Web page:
There’s a term that inspires both love and hate in the software industry: “gamification.” In this context, gamification is a process of making software more fun and motivating by using game design elements to drive engagement. People dislike the term because it’s overused, is often implemented as a simplistic reward system, and sometimes isn’t designed in the service of a business objective. But, it’s a concept that I believe needs to be applied more often in the area of real estate software. If the idea of making your software more like a game doesn’t work for you because your software is dead serious, ignore that term and think about this as using psychology in a way that’s going to help both you and your users be successful.
Let’s say you are creating lead/prospect/client management software to overcome call/contact avoidance and to help agents with their CRM activities. Anyone who has ever visited a call center has seen the motivation provided by a “leaderboard.” In the technical support call center context, representatives are publicly recognized on the board for the number of resolutions, quick resolutions, and positive ratings by end-users, every day, week, and month. Having a leader board for your brokerage in the software you use to move people down the funnel, from leads, to prospects, to well-managed clients, makes a lot of sense. And seeing how your brokerage is doing against others in aggregate? That also makes sense. Guess where the leaderboard idea came from? Games.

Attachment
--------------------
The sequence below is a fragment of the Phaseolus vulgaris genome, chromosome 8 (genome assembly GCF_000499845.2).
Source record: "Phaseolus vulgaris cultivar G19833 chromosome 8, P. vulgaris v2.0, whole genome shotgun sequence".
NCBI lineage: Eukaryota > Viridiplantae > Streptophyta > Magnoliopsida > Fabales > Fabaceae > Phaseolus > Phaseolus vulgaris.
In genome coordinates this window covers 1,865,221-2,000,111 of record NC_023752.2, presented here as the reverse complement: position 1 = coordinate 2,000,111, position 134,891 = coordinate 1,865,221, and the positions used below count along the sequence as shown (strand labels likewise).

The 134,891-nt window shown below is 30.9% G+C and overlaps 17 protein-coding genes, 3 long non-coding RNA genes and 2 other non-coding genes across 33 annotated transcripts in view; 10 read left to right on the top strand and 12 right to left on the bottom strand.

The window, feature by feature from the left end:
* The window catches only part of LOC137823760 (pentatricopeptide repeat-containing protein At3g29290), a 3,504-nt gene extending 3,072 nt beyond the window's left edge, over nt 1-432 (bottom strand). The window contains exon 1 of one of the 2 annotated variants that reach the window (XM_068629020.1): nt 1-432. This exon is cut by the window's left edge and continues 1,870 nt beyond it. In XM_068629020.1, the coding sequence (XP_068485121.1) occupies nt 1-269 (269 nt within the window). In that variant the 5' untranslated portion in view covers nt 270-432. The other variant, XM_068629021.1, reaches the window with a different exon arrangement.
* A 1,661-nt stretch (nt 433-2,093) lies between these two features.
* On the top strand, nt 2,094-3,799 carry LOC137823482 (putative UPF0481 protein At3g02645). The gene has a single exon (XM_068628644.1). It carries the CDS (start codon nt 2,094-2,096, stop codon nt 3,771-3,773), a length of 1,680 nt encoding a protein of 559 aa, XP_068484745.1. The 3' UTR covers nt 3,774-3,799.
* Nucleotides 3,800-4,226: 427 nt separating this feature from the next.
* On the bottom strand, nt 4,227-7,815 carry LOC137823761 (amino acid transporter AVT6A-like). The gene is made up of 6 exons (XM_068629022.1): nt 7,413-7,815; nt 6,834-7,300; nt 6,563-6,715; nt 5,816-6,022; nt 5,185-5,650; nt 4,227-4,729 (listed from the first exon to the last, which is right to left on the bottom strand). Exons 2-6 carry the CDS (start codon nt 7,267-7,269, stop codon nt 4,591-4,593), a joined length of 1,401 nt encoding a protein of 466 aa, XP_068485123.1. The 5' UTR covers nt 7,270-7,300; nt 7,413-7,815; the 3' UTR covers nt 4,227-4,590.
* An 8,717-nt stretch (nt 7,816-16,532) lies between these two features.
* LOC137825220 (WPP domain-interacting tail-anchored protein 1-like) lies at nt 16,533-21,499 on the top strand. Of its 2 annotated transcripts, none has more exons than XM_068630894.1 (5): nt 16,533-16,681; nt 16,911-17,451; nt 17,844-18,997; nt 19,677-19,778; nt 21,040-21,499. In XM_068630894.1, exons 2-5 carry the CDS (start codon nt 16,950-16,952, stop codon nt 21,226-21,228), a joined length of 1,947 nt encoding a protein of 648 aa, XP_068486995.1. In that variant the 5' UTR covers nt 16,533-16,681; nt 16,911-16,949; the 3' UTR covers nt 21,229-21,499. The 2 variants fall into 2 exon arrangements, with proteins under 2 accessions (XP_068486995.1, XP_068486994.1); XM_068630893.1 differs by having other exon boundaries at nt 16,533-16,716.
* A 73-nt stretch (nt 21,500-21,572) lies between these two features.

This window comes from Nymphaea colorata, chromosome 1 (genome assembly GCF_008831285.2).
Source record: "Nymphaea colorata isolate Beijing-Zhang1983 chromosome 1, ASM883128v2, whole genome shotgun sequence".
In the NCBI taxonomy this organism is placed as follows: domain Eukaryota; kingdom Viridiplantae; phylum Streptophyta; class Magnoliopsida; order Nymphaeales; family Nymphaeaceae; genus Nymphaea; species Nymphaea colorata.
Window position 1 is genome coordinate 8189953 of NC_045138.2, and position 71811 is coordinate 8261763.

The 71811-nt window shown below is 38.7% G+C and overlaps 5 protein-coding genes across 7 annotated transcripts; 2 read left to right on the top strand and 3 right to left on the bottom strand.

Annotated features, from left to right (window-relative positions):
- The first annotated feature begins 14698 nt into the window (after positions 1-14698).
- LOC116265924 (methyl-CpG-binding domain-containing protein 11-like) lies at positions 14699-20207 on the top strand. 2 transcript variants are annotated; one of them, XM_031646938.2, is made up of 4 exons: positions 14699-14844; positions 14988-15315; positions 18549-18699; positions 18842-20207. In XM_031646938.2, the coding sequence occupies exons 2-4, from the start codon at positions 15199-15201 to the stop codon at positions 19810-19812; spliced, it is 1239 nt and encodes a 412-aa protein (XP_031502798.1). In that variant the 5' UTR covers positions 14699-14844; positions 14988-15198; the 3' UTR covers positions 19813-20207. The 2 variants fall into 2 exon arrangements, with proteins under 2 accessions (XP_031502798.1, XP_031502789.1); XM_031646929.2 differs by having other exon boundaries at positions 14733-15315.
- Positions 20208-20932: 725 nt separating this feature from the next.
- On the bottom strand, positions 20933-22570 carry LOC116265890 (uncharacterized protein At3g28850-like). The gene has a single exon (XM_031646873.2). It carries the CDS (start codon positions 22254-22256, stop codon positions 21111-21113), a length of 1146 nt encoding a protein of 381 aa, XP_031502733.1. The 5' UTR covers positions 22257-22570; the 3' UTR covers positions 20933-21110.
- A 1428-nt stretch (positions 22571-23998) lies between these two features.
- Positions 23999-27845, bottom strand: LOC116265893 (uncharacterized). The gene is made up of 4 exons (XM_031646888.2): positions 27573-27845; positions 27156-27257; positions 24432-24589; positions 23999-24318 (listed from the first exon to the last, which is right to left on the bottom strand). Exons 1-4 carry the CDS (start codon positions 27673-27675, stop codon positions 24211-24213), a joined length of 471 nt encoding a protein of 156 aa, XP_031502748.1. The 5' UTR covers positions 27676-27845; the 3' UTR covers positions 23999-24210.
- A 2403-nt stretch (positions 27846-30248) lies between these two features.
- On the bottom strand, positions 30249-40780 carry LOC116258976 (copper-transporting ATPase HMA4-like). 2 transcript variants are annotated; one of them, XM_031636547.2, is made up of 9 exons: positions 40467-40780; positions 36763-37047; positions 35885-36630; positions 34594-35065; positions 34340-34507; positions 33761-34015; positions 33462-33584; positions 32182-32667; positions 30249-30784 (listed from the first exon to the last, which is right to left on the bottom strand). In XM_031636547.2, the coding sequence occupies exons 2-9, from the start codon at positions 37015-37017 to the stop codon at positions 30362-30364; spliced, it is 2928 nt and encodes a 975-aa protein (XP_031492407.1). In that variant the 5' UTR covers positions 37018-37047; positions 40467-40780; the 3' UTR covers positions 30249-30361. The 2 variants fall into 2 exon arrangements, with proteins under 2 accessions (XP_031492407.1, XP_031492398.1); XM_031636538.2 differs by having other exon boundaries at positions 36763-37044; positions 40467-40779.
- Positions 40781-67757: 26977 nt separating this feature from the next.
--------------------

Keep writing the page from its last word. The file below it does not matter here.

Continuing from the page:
Of course, the leaderboard is a simplistic tool and just part of a gamified software design. Different types of leaderboards need to be designed to motivate those in the middle rather than just highlight those at the top. Simplistic design can lead to failure. As the Gartner analysts projected in 2012, “80 Percent of Current Gamified Applications Will Fail to Meet Business Objectives Primarily Due to Poor Design.“ From that article: “The focus is on the obvious game mechanics, such as points, badges and leaderboards, rather than the more subtle and more important game design elements, such as balancing competition and collaboration, or defining a meaningful game economy.” But there are so many elements of gamification you see all the time that you may not realize you are being motivated by them. Anyone who has ever felt compelled to update their LinkedIn profile because it was marked “60% Complete” or to achieve the “All-Star” profile strength has been motivated by the psychology of gamification.
Not all software requires such careful application of psychology. For example, some software exists to help the user perform a standalone, practical task: creating a flyer or CMA, or requesting a showing. Those programs might require that you create a decent User Experience (UX), and the developers might apply gamification to the product marketing, but not much beyond that. But for software where one needs to change user behavior, either by encouraging or deterring existing user behavior, the sophisticated application of psychology can be crucial, and is an important part of the product manager’s toolkit.
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